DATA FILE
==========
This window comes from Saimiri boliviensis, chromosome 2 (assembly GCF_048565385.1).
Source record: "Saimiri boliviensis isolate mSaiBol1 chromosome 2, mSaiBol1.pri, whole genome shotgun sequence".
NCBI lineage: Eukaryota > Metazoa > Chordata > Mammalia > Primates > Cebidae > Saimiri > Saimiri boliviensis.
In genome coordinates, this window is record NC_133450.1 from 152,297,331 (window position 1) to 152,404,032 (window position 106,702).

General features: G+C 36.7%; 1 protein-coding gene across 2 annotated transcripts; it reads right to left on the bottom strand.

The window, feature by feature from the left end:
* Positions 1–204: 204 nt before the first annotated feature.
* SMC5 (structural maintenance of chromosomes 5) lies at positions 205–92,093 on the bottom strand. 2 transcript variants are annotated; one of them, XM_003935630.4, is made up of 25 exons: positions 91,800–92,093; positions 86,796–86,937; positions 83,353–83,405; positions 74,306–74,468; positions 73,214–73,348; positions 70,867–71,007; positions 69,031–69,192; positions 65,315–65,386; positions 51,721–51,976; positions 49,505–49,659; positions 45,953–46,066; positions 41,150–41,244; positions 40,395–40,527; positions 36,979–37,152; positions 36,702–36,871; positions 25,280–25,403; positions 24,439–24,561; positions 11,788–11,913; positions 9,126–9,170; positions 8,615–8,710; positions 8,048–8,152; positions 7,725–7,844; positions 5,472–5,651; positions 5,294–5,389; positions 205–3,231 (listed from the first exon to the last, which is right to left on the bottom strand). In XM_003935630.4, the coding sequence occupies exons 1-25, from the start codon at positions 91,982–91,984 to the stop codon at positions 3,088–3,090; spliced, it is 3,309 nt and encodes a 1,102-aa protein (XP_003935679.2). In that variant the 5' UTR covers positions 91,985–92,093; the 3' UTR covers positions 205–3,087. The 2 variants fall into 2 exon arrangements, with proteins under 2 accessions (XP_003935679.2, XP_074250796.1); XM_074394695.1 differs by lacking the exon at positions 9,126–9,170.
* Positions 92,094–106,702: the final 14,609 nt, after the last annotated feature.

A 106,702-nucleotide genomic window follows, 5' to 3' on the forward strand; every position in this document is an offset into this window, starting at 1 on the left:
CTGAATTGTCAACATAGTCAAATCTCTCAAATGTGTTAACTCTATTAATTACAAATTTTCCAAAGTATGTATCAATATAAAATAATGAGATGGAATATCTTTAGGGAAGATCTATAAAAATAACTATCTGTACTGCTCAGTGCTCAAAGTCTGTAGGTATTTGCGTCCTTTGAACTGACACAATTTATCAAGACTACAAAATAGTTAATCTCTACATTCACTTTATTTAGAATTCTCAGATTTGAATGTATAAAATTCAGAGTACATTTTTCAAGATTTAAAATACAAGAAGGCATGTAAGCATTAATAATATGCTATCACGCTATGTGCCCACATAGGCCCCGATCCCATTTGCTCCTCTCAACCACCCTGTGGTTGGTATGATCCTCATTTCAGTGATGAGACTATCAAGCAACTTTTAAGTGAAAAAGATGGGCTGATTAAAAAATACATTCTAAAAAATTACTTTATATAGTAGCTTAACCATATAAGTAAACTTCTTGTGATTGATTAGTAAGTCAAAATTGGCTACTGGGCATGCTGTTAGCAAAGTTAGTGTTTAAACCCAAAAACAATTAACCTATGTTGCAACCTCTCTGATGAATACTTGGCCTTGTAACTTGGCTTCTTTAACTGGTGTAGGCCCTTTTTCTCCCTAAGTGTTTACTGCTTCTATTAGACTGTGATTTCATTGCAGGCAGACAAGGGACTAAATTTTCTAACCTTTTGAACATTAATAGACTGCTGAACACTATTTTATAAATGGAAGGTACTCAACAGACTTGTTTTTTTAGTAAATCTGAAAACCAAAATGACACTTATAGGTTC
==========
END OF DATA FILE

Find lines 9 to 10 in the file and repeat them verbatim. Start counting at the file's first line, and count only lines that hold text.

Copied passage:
* Positions 92,094–106,702: the final 14,609 nt, after the last annotated feature.

A 106,702-nucleotide genomic window follows, 5' to 3' on the forward strand; every position in this document is an offset into this window, starting at 1 on the left: